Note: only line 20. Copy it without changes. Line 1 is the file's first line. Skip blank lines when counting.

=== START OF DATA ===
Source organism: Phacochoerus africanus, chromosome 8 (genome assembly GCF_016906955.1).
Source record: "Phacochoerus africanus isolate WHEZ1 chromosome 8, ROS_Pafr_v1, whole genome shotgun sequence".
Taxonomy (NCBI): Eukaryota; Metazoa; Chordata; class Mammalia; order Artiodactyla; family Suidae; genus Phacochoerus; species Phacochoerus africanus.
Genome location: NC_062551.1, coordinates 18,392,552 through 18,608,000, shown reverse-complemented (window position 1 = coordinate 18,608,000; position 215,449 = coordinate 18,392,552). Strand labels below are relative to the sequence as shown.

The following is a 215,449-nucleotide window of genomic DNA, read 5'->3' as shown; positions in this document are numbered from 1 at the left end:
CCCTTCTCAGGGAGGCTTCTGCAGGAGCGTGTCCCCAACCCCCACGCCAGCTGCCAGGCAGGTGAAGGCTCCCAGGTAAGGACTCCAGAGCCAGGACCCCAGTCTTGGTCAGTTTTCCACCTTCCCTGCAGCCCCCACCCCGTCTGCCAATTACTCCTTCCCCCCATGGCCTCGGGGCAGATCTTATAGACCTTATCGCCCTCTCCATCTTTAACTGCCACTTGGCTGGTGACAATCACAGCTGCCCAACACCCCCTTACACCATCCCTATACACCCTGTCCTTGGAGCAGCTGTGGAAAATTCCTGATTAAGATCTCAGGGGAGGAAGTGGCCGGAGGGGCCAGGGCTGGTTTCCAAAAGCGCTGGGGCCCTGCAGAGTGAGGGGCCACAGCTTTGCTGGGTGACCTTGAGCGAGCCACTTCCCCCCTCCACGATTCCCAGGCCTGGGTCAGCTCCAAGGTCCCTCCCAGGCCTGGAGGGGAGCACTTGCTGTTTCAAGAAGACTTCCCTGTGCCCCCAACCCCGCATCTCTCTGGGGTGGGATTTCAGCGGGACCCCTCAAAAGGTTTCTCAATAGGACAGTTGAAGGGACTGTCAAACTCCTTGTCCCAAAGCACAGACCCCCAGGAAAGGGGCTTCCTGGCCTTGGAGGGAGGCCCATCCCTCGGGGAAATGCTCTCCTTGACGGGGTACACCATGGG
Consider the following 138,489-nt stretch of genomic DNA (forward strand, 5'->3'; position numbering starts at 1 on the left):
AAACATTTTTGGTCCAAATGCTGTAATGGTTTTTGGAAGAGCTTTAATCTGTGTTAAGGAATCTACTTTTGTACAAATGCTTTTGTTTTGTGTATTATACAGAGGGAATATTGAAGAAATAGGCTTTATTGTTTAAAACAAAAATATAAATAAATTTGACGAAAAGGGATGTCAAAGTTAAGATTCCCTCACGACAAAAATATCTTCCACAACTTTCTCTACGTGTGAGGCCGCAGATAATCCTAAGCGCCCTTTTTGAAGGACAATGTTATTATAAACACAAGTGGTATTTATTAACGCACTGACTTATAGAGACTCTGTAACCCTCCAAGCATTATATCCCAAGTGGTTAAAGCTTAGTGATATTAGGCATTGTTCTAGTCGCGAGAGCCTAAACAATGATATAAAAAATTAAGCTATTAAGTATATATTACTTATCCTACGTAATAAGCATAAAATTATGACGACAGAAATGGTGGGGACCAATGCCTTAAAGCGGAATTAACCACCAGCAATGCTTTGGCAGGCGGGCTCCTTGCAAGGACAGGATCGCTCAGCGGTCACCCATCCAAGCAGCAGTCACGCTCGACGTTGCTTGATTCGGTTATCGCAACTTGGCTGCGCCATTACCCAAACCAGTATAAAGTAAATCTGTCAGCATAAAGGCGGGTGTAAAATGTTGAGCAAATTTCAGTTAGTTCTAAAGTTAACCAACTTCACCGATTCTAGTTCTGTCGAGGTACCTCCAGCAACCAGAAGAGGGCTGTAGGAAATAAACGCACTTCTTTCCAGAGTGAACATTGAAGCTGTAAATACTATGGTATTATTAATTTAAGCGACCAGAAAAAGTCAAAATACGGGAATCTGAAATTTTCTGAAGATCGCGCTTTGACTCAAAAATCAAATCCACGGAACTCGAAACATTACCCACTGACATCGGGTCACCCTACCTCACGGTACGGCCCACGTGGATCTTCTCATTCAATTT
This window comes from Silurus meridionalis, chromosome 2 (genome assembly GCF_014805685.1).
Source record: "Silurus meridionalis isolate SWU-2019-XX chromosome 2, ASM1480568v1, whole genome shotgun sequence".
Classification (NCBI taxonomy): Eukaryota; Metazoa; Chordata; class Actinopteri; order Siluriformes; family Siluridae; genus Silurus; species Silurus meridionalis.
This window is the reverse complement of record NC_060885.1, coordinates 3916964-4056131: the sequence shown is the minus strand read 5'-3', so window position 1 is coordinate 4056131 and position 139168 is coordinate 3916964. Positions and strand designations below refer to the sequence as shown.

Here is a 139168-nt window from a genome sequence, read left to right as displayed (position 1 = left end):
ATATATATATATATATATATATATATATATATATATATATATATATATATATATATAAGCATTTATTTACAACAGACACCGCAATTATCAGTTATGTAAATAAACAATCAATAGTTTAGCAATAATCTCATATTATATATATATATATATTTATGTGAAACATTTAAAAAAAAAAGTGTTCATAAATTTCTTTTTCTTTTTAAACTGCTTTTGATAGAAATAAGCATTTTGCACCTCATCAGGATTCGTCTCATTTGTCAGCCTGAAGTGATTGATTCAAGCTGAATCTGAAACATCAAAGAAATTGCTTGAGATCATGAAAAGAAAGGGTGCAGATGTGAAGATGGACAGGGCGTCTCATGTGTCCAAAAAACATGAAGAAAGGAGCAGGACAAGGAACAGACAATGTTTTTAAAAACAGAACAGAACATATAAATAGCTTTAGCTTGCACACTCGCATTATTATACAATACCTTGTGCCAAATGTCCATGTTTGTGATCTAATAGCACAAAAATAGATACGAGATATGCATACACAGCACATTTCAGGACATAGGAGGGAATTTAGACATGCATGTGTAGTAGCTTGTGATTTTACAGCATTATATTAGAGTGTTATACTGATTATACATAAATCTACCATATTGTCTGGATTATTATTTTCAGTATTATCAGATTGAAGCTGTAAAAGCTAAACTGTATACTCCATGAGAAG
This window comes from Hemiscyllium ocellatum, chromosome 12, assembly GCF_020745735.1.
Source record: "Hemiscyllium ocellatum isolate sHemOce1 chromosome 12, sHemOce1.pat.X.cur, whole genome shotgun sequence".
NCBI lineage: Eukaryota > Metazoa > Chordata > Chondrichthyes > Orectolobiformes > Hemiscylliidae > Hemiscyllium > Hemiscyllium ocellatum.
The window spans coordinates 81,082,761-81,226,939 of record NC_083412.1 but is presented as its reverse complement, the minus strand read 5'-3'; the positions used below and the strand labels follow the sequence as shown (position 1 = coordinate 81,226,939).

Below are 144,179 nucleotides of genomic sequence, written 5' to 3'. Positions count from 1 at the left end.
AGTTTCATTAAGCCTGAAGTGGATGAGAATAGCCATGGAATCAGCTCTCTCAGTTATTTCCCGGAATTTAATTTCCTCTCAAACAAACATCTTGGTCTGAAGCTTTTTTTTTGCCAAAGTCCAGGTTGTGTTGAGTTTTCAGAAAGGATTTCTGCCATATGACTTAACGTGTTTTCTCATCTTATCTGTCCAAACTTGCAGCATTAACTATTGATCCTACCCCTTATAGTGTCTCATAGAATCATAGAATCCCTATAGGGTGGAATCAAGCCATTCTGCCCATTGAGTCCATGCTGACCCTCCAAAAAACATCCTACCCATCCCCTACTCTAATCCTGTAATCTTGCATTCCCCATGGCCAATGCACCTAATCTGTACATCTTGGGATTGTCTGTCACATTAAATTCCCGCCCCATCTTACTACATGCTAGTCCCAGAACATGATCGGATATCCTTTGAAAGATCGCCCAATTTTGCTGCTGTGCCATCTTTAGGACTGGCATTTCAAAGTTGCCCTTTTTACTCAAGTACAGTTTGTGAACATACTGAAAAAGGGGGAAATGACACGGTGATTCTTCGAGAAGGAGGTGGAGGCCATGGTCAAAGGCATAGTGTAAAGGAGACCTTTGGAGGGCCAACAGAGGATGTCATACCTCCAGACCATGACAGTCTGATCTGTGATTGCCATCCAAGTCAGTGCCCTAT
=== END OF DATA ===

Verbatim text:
AGTTTCATTAAGCCTGAAGTGGATGAGAATAGCCATGGAATCAGCTCTCTCAGTTATTTCCCGGAATTTAATTTCCTCTCAAACAAACATCTTGGTCTGAAGCTTTTTTTTTGCCAAAGTCCAGGTTGTGTTGAGTTTTCAGAAAGGATTTCTGCCATATGACTTAACGTGTTTTCTCATCTTATCTGTCCAAACTTGCAGCATTAACTATTGATCCTACCCCTTATAGTGTCTCATAGAATCATAGAATCCCTATAGGGTGGAATCAAGCCATTCTGCCCATTGAGTCCATGCTGACCCTCCAAAAAACATCCTACCCATCCCCTACTCTAATCCTGTAATCTTGCATTCCCCATGGCCAATGCACCTAATCTGTACATCTTGGGATTGTCTGTCACATTAAATTCCCGCCCCATCTTACTACATGCTAGTCCCAGAACATGATCGGATATCCTTTGAAAGATCGCCCAATTTTGCTGCTGTGCCATCTTTAGGACTGGCATTTCAAAGTTGCCCTTTTTACTCAAGTACAGTTTGTGAACATACTGAAAAAGGGGGAAATGACACGGTGATTCTTCGAGAAGGAGGTGGAGGCCATGGTCAAAGGCATAGTGTAAAGGAGACCTTTGGAGGGCCAACAGAGGATGTCATACCTCCAGACCATGACAGTCTGATCTGTGATTGCCATCCAAGTCAGTGCCCTAT